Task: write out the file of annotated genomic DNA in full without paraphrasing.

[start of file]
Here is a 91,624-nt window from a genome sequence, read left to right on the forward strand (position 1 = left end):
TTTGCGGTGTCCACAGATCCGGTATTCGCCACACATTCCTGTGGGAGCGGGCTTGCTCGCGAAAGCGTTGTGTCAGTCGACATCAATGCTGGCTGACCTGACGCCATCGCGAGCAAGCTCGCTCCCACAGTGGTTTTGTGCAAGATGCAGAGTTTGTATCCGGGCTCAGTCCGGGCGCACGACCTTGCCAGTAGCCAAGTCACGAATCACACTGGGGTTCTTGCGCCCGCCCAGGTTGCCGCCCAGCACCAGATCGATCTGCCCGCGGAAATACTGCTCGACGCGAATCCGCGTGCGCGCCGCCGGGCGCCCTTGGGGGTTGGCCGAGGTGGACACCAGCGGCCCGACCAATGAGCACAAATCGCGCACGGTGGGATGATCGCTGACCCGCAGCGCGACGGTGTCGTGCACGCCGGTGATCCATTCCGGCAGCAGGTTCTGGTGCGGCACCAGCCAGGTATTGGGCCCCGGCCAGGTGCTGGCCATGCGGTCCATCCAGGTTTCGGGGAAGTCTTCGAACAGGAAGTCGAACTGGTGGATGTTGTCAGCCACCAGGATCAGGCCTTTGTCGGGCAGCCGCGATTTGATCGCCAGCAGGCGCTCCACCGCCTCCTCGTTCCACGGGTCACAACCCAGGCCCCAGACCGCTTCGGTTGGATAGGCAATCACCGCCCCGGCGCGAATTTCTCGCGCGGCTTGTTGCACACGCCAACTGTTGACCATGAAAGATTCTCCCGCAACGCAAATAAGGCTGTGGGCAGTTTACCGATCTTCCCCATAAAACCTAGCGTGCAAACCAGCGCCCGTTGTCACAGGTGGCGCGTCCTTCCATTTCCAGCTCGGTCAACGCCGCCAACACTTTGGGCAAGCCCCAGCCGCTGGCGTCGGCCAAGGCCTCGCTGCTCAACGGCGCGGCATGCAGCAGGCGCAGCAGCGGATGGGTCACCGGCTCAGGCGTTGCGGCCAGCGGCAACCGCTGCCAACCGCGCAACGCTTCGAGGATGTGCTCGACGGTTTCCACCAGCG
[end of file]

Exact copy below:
Here is a 91,624-nt window from a genome sequence, read left to right on the forward strand (position 1 = left end):
TTTGCGGTGTCCACAGATCCGGTATTCGCCACACATTCCTGTGGGAGCGGGCTTGCTCGCGAAAGCGTTGTGTCAGTCGACATCAATGCTGGCTGACCTGACGCCATCGCGAGCAAGCTCGCTCCCACAGTGGTTTTGTGCAAGATGCAGAGTTTGTATCCGGGCTCAGTCCGGGCGCACGACCTTGCCAGTAGCCAAGTCACGAATCACACTGGGGTTCTTGCGCCCGCCCAGGTTGCCGCCCAGCACCAGATCGATCTGCCCGCGGAAATACTGCTCGACGCGAATCCGCGTGCGCGCCGCCGGGCGCCCTTGGGGGTTGGCCGAGGTGGACACCAGCGGCCCGACCAATGAGCACAAATCGCGCACGGTGGGATGATCGCTGACCCGCAGCGCGACGGTGTCGTGCACGCCGGTGATCCATTCCGGCAGCAGGTTCTGGTGCGGCACCAGCCAGGTATTGGGCCCCGGCCAGGTGCTGGCCATGCGGTCCATCCAGGTTTCGGGGAAGTCTTCGAACAGGAAGTCGAACTGGTGGATGTTGTCAGCCACCAGGATCAGGCCTTTGTCGGGCAGCCGCGATTTGATCGCCAGCAGGCGCTCCACCGCCTCCTCGTTCCACGGGTCACAACCCAGGCCCCAGACCGCTTCGGTTGGATAGGCAATCACCGCCCCGGCGCGAATTTCTCGCGCGGCTTGTTGCACACGCCAACTGTTGACCATGAAAGATTCTCCCGCAACGCAAATAAGGCTGTGGGCAGTTTACCGATCTTCCCCATAAAACCTAGCGTGCAAACCAGCGCCCGTTGTCACAGGTGGCGCGTCCTTCCATTTCCAGCTCGGTCAACGCCGCCAACACTTTGGGCAAGCCCCAGCCGCTGGCGTCGGCCAAGGCCTCGCTGCTCAACGGCGCGGCATGCAGCAGGCGCAGCAGCGGATGGGTCACCGGCTCAGGCGTTGCGGCCAGCGGCAACCGCTGCCAACCGCGCAACGCTTCGAGGATGTGCTCGACGGTTTCCACCAGCG